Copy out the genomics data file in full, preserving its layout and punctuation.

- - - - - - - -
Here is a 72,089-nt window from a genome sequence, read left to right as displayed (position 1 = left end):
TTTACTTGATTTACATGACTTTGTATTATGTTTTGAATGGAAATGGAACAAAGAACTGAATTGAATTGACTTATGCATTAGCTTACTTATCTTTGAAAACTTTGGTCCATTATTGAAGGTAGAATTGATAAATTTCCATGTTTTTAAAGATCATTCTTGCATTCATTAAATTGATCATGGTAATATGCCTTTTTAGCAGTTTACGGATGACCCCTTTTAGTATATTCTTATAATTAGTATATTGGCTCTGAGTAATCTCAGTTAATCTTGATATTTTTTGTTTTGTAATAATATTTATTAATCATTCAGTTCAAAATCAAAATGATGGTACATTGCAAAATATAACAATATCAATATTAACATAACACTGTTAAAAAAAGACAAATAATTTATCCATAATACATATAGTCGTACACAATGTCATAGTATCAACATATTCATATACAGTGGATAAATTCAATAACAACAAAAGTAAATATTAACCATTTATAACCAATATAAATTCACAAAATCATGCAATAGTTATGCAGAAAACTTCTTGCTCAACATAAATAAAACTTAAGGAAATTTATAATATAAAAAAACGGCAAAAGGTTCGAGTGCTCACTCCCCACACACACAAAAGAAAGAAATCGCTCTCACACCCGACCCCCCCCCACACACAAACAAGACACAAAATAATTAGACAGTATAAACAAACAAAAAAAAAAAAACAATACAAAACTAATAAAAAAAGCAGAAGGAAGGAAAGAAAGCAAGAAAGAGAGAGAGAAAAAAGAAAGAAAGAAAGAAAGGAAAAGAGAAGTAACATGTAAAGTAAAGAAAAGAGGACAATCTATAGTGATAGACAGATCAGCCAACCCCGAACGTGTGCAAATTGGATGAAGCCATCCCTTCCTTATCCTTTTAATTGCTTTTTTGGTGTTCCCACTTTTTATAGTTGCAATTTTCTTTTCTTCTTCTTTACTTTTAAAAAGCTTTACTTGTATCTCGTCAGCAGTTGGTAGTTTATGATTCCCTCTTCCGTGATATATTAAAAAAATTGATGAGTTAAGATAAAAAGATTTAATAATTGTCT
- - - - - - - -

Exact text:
Here is a 72,089-nt window from a genome sequence, read left to right as displayed (position 1 = left end):
TTTACTTGATTTACATGACTTTGTATTATGTTTTGAATGGAAATGGAACAAAGAACTGAATTGAATTGACTTATGCATTAGCTTACTTATCTTTGAAAACTTTGGTCCATTATTGAAGGTAGAATTGATAAATTTCCATGTTTTTAAAGATCATTCTTGCATTCATTAAATTGATCATGGTAATATGCCTTTTTAGCAGTTTACGGATGACCCCTTTTAGTATATTCTTATAATTAGTATATTGGCTCTGAGTAATCTCAGTTAATCTTGATATTTTTTGTTTTGTAATAATATTTATTAATCATTCAGTTCAAAATCAAAATGATGGTACATTGCAAAATATAACAATATCAATATTAACATAACACTGTTAAAAAAAGACAAATAATTTATCCATAATACATATAGTCGTACACAATGTCATAGTATCAACATATTCATATACAGTGGATAAATTCAATAACAACAAAAGTAAATATTAACCATTTATAACCAATATAAATTCACAAAATCATGCAATAGTTATGCAGAAAACTTCTTGCTCAACATAAATAAAACTTAAGGAAATTTATAATATAAAAAAACGGCAAAAGGTTCGAGTGCTCACTCCCCACACACACAAAAGAAAGAAATCGCTCTCACACCCGACCCCCCCCCACACACAAACAAGACACAAAATAATTAGACAGTATAAACAAACAAAAAAAAAAAAACAATACAAAACTAATAAAAAAAGCAGAAGGAAGGAAAGAAAGCAAGAAAGAGAGAGAGAAAAAAGAAAGAAAGAAAGAAAGGAAAAGAGAAGTAACATGTAAAGTAAAGAAAAGAGGACAATCTATAGTGATAGACAGATCAGCCAACCCCGAACGTGTGCAAATTGGATGAAGCCATCCCTTCCTTATCCTTTTAATTGCTTTTTTGGTGTTCCCACTTTTTATAGTTGCAATTTTCTTTTCTTCTTCTTTACTTTTAAAAAGCTTTACTTGTATCTCGTCAGCAGTTGGTAGTTTATGATTCCCTCTTCCGTGATATATTAAAAAAATTGATGAGTTAAGATAAAAAGATTTAATAATTGTCT